Others believed we should accept the money, if, for no other reason, than to avoid a situation of "Have you killed and also inherited?" True, they will argue, the money is completely inadequate to compensate the Jewish people for what they suffered. Instead, it is a symbolic statement of guilt, no more. We should accept and encourage that.

Thus, says Rabbi Sorotzkin, the debate in Egypt was much the same. The Egyptian slavery included unspeakable cruelty, the throwing of the baby boys into the river. Other crimes also were committed. Some felt we should not let the Egyptians feel that they can pay their way out of this one. Others felt we should accept the gifts as an acknowledgment of Egyptian guilt.

We have explained, with Rabbi Sorotzkin's words, the third puzzling feature. The first two questions still remain: why should Abraham mind if his descendents decide to forgive the debt, and why is Abraham called "that righteous one", and not by his name?

I believe that this incident is far more significant than a simple detail of the finale of the Egyptian sojourn. I believe that the rabbis are teaching us that, had Israel not accepted these gifts from the Egyptians, they would not have completely left Egypt behind. A deep psychological insight into dealing with past trauma is being provided here. It is the need for some form of closure.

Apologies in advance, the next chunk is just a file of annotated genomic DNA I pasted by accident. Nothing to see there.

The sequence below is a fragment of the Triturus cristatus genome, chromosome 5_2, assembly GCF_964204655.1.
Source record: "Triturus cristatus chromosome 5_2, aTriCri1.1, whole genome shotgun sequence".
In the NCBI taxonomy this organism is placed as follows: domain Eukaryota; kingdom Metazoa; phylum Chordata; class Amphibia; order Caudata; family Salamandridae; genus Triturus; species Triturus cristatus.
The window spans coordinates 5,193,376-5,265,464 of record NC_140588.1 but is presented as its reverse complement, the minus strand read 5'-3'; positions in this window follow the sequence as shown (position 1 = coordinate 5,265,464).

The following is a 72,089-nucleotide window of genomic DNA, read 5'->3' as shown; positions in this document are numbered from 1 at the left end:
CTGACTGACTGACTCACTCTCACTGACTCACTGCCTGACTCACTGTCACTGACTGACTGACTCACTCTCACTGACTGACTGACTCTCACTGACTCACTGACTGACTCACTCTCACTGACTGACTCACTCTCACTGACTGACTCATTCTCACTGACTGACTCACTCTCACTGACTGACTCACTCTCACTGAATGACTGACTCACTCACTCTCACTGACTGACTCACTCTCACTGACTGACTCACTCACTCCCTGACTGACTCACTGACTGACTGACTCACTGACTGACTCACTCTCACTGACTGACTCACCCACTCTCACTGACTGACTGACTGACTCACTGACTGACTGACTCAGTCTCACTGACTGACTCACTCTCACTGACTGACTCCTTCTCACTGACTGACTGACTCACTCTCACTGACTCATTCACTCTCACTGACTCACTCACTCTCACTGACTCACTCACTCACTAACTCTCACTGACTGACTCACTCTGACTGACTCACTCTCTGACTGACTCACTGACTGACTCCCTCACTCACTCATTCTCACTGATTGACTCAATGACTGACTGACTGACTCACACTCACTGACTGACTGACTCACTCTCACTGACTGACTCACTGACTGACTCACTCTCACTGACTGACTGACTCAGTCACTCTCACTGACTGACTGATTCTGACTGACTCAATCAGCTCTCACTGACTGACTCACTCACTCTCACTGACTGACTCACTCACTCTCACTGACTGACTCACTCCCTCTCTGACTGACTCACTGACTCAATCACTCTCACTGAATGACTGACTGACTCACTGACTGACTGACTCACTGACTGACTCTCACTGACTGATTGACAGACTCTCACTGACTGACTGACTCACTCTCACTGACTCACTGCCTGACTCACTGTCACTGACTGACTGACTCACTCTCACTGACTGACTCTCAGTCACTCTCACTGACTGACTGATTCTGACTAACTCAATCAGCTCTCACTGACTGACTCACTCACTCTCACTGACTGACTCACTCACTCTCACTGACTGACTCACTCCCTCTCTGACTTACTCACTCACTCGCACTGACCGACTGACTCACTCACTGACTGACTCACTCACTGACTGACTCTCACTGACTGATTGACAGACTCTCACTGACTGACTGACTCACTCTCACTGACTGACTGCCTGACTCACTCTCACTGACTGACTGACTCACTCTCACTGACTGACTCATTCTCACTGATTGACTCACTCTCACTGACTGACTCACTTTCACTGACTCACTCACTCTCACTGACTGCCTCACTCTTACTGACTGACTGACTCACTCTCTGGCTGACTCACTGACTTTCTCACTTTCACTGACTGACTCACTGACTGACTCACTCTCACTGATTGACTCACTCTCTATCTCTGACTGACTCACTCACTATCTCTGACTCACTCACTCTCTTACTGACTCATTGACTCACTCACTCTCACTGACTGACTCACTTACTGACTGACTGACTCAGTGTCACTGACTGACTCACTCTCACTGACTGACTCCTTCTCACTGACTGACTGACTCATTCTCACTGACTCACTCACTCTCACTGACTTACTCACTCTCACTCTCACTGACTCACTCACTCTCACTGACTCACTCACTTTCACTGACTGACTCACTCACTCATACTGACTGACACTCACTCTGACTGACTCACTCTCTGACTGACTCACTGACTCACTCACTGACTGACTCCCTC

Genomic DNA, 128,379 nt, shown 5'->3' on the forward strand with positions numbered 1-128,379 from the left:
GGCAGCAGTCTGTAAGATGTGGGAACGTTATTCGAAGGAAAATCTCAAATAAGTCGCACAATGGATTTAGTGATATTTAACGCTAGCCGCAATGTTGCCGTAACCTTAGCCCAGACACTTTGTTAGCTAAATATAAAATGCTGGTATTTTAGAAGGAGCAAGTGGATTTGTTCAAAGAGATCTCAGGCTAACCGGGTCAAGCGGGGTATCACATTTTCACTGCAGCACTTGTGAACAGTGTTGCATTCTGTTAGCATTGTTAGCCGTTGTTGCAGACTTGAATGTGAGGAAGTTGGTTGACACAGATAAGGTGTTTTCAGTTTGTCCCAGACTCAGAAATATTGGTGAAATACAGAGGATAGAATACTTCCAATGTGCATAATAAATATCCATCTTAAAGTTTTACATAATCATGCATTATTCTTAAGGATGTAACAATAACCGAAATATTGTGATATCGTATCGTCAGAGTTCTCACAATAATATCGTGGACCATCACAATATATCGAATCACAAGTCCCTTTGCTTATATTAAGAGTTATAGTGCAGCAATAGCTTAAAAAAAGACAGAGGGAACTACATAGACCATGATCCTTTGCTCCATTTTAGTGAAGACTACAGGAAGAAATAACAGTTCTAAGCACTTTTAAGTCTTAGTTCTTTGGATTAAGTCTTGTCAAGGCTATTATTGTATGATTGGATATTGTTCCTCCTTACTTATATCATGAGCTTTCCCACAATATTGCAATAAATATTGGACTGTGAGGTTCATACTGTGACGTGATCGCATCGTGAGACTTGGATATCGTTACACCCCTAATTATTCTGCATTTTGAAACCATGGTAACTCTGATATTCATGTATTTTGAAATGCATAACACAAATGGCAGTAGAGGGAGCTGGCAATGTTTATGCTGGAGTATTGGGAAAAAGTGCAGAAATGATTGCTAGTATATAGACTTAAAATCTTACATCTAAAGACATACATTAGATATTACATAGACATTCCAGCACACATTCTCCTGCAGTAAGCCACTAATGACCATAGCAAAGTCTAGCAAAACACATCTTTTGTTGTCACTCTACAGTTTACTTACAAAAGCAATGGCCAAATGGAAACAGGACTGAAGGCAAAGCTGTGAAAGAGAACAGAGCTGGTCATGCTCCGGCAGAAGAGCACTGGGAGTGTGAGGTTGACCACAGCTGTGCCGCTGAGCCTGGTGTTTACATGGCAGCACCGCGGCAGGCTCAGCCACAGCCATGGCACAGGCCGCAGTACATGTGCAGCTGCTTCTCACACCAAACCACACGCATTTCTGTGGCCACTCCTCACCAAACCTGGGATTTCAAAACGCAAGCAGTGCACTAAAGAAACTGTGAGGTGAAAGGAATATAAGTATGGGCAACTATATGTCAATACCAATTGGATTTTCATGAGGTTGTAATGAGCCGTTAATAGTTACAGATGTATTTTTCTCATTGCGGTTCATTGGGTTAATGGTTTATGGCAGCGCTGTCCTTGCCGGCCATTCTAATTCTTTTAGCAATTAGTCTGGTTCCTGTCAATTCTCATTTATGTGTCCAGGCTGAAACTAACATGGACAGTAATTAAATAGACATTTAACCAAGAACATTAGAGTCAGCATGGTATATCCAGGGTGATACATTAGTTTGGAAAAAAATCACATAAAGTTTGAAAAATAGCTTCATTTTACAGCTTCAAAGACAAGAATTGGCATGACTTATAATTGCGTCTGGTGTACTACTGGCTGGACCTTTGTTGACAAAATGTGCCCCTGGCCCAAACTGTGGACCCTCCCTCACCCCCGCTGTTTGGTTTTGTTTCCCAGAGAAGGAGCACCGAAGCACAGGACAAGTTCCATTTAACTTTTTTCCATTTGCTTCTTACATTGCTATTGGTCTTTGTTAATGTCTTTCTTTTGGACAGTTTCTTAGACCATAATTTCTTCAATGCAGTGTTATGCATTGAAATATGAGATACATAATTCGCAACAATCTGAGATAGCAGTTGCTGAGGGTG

I think this is hinted at in the explanation of the rabbis as to Abraham's objection. "God fulfilled His promise of enslaving them, but did not fulfill His promise of them leaving with great wealth." But why should that be so significant? God is, after all, bringing them out of Egypt with great wonders! If the wealth is just a small detail, it shouldn't bother Abraham that much.

But it does. It does, because without the Israelites gaining this little bit of justice, the Egyptian slavery remains an open, festering wound. We remain unable to close that chapter, and move on with our lives. The rabbis feel that, had we not allowed Egyptians to put a Band-Aid, as it were, on the wound that they opened, our physically leaving their land would've been almost without significance. Israel is a nation that does not live in the past, it is a nation of lives for the future. Our past must not enslave us.